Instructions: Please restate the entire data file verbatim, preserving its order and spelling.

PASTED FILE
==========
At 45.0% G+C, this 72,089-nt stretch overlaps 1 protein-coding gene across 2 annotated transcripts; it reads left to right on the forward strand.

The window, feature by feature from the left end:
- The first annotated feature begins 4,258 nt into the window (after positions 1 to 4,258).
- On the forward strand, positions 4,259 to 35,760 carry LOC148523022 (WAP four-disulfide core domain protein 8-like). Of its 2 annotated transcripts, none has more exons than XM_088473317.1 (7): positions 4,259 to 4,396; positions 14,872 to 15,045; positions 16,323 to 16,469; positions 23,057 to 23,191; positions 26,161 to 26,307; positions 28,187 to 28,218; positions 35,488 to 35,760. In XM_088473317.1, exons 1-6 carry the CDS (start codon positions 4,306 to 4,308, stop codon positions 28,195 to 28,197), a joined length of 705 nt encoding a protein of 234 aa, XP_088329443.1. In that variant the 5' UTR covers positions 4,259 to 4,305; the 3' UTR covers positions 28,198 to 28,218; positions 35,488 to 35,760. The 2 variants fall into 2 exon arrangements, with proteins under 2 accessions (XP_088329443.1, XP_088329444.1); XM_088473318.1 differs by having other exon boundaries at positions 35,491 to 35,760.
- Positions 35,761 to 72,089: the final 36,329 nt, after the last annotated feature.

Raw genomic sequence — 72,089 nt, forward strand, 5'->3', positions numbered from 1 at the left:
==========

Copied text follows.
At 45.0% G+C, this 72,089-nt stretch overlaps 1 protein-coding gene across 2 annotated transcripts; it reads left to right on the forward strand.

The window, feature by feature from the left end:
- The first annotated feature begins 4,258 nt into the window (after positions 1 to 4,258).
- On the forward strand, positions 4,259 to 35,760 carry LOC148523022 (WAP four-disulfide core domain protein 8-like). Of its 2 annotated transcripts, none has more exons than XM_088473317.1 (7): positions 4,259 to 4,396; positions 14,872 to 15,045; positions 16,323 to 16,469; positions 23,057 to 23,191; positions 26,161 to 26,307; positions 28,187 to 28,218; positions 35,488 to 35,760. In XM_088473317.1, exons 1-6 carry the CDS (start codon positions 4,306 to 4,308, stop codon positions 28,195 to 28,197), a joined length of 705 nt encoding a protein of 234 aa, XP_088329443.1. In that variant the 5' UTR covers positions 4,259 to 4,305; the 3' UTR covers positions 28,198 to 28,218; positions 35,488 to 35,760. The 2 variants fall into 2 exon arrangements, with proteins under 2 accessions (XP_088329443.1, XP_088329444.1); XM_088473318.1 differs by having other exon boundaries at positions 35,491 to 35,760.
- Positions 35,761 to 72,089: the final 36,329 nt, after the last annotated feature.

Raw genomic sequence — 72,089 nt, forward strand, 5'->3', positions numbered from 1 at the left: